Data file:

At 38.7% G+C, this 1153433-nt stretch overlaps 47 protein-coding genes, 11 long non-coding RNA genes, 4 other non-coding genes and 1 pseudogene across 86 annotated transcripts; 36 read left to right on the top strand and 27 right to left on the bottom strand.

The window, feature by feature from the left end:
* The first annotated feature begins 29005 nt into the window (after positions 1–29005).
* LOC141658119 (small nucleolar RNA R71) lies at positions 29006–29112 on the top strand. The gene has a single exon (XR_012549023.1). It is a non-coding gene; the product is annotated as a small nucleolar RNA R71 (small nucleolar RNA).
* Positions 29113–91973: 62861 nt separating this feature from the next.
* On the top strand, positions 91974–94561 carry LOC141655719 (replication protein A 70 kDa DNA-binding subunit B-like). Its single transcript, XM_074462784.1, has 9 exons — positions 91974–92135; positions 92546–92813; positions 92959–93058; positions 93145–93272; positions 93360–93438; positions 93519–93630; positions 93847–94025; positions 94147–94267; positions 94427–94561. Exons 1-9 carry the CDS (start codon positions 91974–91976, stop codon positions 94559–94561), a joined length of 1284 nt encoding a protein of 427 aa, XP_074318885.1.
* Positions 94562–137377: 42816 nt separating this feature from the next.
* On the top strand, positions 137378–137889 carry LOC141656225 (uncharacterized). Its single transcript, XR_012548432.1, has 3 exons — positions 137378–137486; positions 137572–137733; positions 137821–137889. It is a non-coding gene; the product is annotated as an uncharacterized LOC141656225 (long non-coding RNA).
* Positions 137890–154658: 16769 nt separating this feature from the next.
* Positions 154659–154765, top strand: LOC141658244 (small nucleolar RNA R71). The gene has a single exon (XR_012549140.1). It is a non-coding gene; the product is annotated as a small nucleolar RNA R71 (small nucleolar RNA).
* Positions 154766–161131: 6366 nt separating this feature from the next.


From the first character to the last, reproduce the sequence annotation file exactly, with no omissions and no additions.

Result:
At 38.7% G+C, this 1153433-nt stretch overlaps 47 protein-coding genes, 11 long non-coding RNA genes, 4 other non-coding genes and 1 pseudogene across 86 annotated transcripts; 36 read left to right on the top strand and 27 right to left on the bottom strand.

The window, feature by feature from the left end:
* The first annotated feature begins 29005 nt into the window (after positions 1–29005).
* LOC141658119 (small nucleolar RNA R71) lies at positions 29006–29112 on the top strand. The gene has a single exon (XR_012549023.1). It is a non-coding gene; the product is annotated as a small nucleolar RNA R71 (small nucleolar RNA).
* Positions 29113–91973: 62861 nt separating this feature from the next.
* On the top strand, positions 91974–94561 carry LOC141655719 (replication protein A 70 kDa DNA-binding subunit B-like). Its single transcript, XM_074462784.1, has 9 exons — positions 91974–92135; positions 92546–92813; positions 92959–93058; positions 93145–93272; positions 93360–93438; positions 93519–93630; positions 93847–94025; positions 94147–94267; positions 94427–94561. Exons 1-9 carry the CDS (start codon positions 91974–91976, stop codon positions 94559–94561), a joined length of 1284 nt encoding a protein of 427 aa, XP_074318885.1.
* Positions 94562–137377: 42816 nt separating this feature from the next.
* On the top strand, positions 137378–137889 carry LOC141656225 (uncharacterized). Its single transcript, XR_012548432.1, has 3 exons — positions 137378–137486; positions 137572–137733; positions 137821–137889. It is a non-coding gene; the product is annotated as an uncharacterized LOC141656225 (long non-coding RNA).
* Positions 137890–154658: 16769 nt separating this feature from the next.
* Positions 154659–154765, top strand: LOC141658244 (small nucleolar RNA R71). The gene has a single exon (XR_012549140.1). It is a non-coding gene; the product is annotated as a small nucleolar RNA R71 (small nucleolar RNA).
* Positions 154766–161131: 6366 nt separating this feature from the next.